TORONTO, June 11, 2012 /CNW/ - The Honourable Julian Fantino, Associate
Minister of National Defence and Member of Parliament for Vaughan;
along with His Worship Rob Ford, Mayor of Toronto; York Region Chairman
and CEO Bill Fisch; and Toronto Transit Commission Chair Karen Stintz,
today participated in an event to mark the completion of the first 1.6
kilometres of twin tunnels for the Toronto-York Spadina Subway
The new tunnels represent one complete section of the twin tunnels that
will connect the future Sheppard West and Finch West Stations. The
tunnel boring machines (TBMs) named "Holey" and "Moley" bored the
"Holey" broke through the headwall at the Keele Street extraction shaft
on May 1, completing the first tunnelling milestone for the project.
"Moley" broke through on June 4, completing the second tunnel for this
section. The extraction shaft, where the TBMs arrived, is located in
the centre of Keele Street, just south of Finch Avenue West. Both TBMs
are now being dismantled and moved to the second launch site and will
bore the next section of tunnel between Sheppard West Station and
"Today, we are one step closer to completing the Toronto-York Spadina
Subway Extension, cutting commute times and easing traffic congestion
in the Greater Toronto Area," said Minister Fantino. "The Harper
government is pleased to invest in this project that is creating jobs
for Canadians and boosting the regional economy."
"The McGuinty government is investing in transit infrastructure projects
such as the Toronto-York Spadina Subway Extension to improve quality of
life and to help build a stronger economy," said Ontario Minister of
Infrastructure and Transportation Bob Chiarelli. "Improving public
transit helps reduce congestion on our roads, protects our environment,
and makes it easier for Ontarians to get to where they need to go."
"Today marks the important progress we are making on the Toronto-York
Spadina Subway Extension project, which will bring the benefits of a
subway to residents and businesses in the northwest part of Toronto and
beyond," said Mayor Ford. "The subway extension will provide a vital
link between Toronto and its neighbour York Region."
"This milestone illustrates the progress we're making toward connecting
transit systems in southern Ontario," said Chairman Fisch. "Completing
the critical subway link between the City of Toronto and the City of
Vaughan in York Region will help reduce congestion and travel times for
those living, working and commuting around the Greater Toronto Area."
"Holey," "Moley," "Yorkie" and "Torkie" are the official names of the
machines that are boring the tunnels for the TYSSE project. They were
chosen as part of a public contest to name the machines. The tunnel
boring machines will be used to build a total of 13.4 kilometres of
tunnels or 6.7 kilometres of twin tunnels.
The TYSSE project is an 8.6-kilometre extension of the Toronto Transit
Commission's Yonge-University-Spadina subway line from its present
terminus at Downsview Station to the Vaughan Metropolitan Centre at
Highway 7. It will have six new stations, including one at York
University. The expansion of the subway will bring the line into York
Region, the fastest-growing region in the Greater Toronto Area (GTA)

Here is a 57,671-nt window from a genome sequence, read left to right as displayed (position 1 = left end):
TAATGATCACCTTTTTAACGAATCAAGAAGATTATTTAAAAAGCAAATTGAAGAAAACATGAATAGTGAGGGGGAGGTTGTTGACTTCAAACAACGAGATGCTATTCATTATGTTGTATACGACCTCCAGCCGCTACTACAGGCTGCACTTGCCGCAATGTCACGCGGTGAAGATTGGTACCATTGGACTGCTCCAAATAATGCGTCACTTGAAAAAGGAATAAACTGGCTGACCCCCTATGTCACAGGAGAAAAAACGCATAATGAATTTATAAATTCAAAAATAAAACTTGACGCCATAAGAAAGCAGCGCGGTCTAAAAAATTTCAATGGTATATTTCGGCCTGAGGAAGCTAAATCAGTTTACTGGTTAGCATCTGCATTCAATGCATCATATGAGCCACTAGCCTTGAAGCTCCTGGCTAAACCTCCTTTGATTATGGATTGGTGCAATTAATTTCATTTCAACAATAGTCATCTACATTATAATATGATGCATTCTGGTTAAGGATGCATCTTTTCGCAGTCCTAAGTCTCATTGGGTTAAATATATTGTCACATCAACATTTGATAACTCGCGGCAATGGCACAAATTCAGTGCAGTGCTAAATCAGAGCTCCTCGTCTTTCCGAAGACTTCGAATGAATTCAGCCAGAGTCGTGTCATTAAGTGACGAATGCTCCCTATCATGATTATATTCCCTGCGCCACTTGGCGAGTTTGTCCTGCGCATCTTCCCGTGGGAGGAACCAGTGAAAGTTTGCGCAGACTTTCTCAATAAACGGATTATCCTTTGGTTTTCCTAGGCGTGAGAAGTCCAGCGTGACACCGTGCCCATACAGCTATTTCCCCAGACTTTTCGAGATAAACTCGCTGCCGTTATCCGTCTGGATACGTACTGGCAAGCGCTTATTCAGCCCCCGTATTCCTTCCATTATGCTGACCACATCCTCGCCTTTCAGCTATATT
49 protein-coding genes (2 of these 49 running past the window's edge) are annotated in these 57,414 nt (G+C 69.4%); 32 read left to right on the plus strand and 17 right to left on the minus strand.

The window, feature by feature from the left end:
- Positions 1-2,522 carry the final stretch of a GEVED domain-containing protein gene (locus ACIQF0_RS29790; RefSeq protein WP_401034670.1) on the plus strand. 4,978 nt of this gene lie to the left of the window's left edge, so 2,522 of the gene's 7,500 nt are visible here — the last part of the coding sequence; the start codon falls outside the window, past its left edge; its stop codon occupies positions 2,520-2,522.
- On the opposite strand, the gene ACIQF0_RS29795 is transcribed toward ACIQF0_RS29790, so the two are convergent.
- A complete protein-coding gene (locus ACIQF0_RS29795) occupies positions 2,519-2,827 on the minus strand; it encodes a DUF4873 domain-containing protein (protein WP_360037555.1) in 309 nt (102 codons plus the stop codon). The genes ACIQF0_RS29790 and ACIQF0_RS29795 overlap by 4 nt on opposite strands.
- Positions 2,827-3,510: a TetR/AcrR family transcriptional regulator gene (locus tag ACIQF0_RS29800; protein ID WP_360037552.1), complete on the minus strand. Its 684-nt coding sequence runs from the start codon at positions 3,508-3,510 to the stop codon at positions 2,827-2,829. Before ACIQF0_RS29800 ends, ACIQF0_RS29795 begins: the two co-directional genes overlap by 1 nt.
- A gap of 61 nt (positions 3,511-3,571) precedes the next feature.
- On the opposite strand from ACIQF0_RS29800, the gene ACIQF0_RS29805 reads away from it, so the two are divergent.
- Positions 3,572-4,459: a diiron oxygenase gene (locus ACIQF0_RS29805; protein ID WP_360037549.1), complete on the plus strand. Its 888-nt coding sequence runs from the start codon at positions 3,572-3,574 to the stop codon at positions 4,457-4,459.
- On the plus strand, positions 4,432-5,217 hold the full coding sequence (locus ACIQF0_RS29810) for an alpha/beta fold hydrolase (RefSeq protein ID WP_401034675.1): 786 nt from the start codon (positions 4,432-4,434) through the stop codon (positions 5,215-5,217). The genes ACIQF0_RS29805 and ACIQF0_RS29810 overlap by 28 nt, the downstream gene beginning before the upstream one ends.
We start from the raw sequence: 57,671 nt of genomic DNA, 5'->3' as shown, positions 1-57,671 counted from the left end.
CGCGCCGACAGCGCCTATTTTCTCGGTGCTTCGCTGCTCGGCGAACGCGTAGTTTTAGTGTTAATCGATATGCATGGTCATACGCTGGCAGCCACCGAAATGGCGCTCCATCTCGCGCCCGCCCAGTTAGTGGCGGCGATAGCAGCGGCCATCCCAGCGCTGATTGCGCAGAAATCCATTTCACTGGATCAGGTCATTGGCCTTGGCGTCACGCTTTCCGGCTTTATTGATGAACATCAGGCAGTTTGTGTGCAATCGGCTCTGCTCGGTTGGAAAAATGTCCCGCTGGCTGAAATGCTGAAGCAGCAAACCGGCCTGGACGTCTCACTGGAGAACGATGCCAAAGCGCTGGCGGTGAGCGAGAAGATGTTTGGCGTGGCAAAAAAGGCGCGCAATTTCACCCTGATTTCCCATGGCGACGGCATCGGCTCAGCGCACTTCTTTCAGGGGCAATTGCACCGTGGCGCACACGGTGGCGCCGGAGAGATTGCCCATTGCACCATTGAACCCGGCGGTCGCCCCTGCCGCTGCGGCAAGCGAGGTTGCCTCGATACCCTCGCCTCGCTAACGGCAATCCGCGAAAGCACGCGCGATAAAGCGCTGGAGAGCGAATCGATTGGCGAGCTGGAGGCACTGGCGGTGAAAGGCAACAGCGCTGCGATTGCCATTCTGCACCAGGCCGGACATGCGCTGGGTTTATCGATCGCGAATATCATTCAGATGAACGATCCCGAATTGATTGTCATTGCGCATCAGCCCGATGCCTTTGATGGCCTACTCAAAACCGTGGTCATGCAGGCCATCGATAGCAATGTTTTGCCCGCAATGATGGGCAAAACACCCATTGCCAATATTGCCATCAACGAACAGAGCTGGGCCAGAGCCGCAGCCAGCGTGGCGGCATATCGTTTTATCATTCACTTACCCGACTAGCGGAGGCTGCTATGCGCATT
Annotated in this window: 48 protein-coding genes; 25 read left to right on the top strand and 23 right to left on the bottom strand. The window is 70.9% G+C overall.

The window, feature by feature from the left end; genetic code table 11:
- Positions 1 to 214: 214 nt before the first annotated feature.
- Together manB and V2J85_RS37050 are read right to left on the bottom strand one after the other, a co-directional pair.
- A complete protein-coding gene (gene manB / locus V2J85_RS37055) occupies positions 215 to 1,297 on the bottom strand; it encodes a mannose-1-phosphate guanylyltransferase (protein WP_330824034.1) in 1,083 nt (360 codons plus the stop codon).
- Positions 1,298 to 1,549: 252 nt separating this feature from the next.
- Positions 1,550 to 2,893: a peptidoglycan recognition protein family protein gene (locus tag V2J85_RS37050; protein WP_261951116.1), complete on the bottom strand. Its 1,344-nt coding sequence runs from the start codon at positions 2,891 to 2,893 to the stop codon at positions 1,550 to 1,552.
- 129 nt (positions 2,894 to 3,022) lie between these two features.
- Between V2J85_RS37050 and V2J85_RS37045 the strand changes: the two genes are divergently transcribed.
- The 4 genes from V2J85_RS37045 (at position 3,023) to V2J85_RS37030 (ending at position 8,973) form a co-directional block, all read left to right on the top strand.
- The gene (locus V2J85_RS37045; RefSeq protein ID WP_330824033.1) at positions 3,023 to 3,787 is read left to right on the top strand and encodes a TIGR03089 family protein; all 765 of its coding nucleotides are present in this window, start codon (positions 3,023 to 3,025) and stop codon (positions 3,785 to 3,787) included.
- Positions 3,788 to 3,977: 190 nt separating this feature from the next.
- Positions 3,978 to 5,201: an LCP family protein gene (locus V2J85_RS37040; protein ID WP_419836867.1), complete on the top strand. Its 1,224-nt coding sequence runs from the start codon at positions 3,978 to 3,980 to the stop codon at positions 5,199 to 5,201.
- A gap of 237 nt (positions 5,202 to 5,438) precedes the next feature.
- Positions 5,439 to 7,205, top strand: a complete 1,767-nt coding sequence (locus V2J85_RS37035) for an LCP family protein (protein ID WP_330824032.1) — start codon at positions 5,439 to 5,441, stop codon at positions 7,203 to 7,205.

over the past 10 years.
The TYSSE project is targeted for completion by the end of 2015.
The Government of Canada is contributing up to $697 million for this
subway extension. This investment is part of FLOW, a federal government initiative for the GTA that is designed to reduce
congestion, cut commute times, help clear the air and drive the
economic growth in the region.
The Province of Ontario has provided $870 million which was deposited
into the Move Ontario Trust. This funding and all interest accrued by
the Trust will support the project. Transit investments like this one
are part of the McGuinty government's plan to create jobs, grow local
economies, and ensure the province remains strong and competitive for
years to come.
The City of Toronto is contributing $526 million to the project, which
is a key piece of the TTC's transit infrastructure. The project is an
important component in building a mature subway network that enhances
the existing network and achieves other important transportation, land
use policy, environmental and economic objectives.
The Regional Municipality of York is contributing $352 million to the
subway extension as a key part of its vivaNext plan. The plan follows
the vision of Ontario's Places to Grow Act, 2005 to help manage and shape our growing communities, and includes new
subway extensions and dedicated rapidway lanes for Viva vehicles.
SOURCE Transport Canada
For further information:
Office of the Honourable Denis Lebel
Minister of Transport, Infrastructure and Communities
Ontario Ministry of Transportation
Office of Mayor Rob Ford
City of Toronto
Transport Canada, Ottawa
Ontario Ministry of Transportation
York Region Rapid Transit Corporation
City of Toronto
Corporate Communications Supervisor
Toronto Transit Commission
This news release may be made available in alternative formats for persons living with visual disabilities.
Video footage of the tunnelling breakthrough and still shots are available through TTC - call 416-393-3898 or email firstname.lastname@example.org.
Find up-to-date information about the Toronto-York Spadina Subway Extension (TYSSE) at spadina.ttc.ca.
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